GSi Lathes from Hardinge Designed for Small to Medium-Size Shops
The Hardinge GSi series of compact two-axis lathes are designed as low-cost, entry level machines small to medium-size manufacturing job shops and educational markets.
The Hardinge GSi series of compact two-axis lathes is designed as low-cost, entry level machines small to medium-size job shops and educational markets. The series includes the GS150i and GS200i models.
“By minimizing costs, using existing designs, and leveraging our high-quality suppliers on standardized components, Hardinge has been able to create a very affordable, compact two-axis lathe, which offers many of the higher-end control features while not sacrificing machine rigidity, reliability and performance for this class of machine,” says Thomas Sheehy, global turning products specialist.
The GS200i is equipped with a 5,000-rpm spindle, while the GS150i has a 6,000-rpm spindle. Both machines offer rapid traverse rates of 30 m/min. and a turret indexing time of 0.45 sec.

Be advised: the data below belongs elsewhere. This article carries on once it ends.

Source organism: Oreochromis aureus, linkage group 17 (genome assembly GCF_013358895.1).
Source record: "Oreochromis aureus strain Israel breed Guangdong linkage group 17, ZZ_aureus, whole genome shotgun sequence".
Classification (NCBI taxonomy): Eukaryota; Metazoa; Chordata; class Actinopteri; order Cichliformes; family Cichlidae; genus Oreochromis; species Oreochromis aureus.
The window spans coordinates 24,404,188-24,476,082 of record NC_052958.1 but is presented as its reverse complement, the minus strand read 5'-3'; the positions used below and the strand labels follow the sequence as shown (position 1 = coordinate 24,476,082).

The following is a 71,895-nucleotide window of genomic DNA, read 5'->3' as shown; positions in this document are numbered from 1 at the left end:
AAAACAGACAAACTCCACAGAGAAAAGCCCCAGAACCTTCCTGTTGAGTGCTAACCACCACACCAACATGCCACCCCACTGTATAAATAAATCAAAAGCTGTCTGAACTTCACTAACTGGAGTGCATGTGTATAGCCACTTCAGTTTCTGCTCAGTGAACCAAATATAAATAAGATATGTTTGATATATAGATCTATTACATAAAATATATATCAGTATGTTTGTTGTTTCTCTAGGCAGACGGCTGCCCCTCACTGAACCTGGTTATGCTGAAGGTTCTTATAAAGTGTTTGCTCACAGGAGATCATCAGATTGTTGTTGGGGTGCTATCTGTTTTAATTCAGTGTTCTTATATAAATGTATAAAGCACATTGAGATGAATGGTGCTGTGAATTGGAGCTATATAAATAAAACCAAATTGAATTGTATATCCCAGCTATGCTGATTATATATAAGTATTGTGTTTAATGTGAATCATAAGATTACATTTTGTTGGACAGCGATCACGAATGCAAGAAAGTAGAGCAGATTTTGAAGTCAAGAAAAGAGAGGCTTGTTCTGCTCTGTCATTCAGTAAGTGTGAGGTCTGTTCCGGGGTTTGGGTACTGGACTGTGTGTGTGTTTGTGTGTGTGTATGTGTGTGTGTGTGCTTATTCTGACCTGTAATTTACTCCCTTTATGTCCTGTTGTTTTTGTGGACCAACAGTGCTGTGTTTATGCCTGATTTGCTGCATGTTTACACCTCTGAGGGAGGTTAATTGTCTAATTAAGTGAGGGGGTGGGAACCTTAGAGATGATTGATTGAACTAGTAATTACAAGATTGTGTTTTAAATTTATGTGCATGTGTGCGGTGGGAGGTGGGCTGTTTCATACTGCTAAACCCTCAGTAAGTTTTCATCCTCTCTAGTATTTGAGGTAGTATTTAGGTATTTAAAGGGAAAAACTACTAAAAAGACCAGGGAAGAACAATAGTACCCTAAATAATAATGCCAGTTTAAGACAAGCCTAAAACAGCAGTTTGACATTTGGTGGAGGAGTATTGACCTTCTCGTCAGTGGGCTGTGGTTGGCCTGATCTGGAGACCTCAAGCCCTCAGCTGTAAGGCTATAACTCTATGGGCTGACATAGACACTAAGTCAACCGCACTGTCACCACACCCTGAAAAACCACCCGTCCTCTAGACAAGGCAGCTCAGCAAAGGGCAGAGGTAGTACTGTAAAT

A one-piece, rigid cast iron bed and base structure provides longer tool life and heavy cutting ability, the company says. Designed using finite element analysis (FEA) techniques, the machines share a ribbed, 45-degree slant bed design for easy access and chip removal. The headstock design also minimizes thermal displacement and assures continuous machining accuracy, according to Hardinge. The machines are said to provide full stroke positioning accuracy of 0.01 mm and full stroke repeatability accuracy of 0.005 mm on the X and Z axes.
With macros and canned cycles resident in the CNC on most contemporary turning centers, single point turning of OD threads can seem like almost a default process decision. However, for numerous applications, OD thread rolling has inherent advantages as an alternative to cutting threads.
As demonstrated at this Cincinnati-area shop, machines that both mill and turn shine brightest when workpieces are massive.
One of the largest vertical turning and milling centers in the country will be installed in this Cincinnati-area job shop. Although installing the foundation for this huge machine was a massive undertaking, the company is building on other “foundations” as well.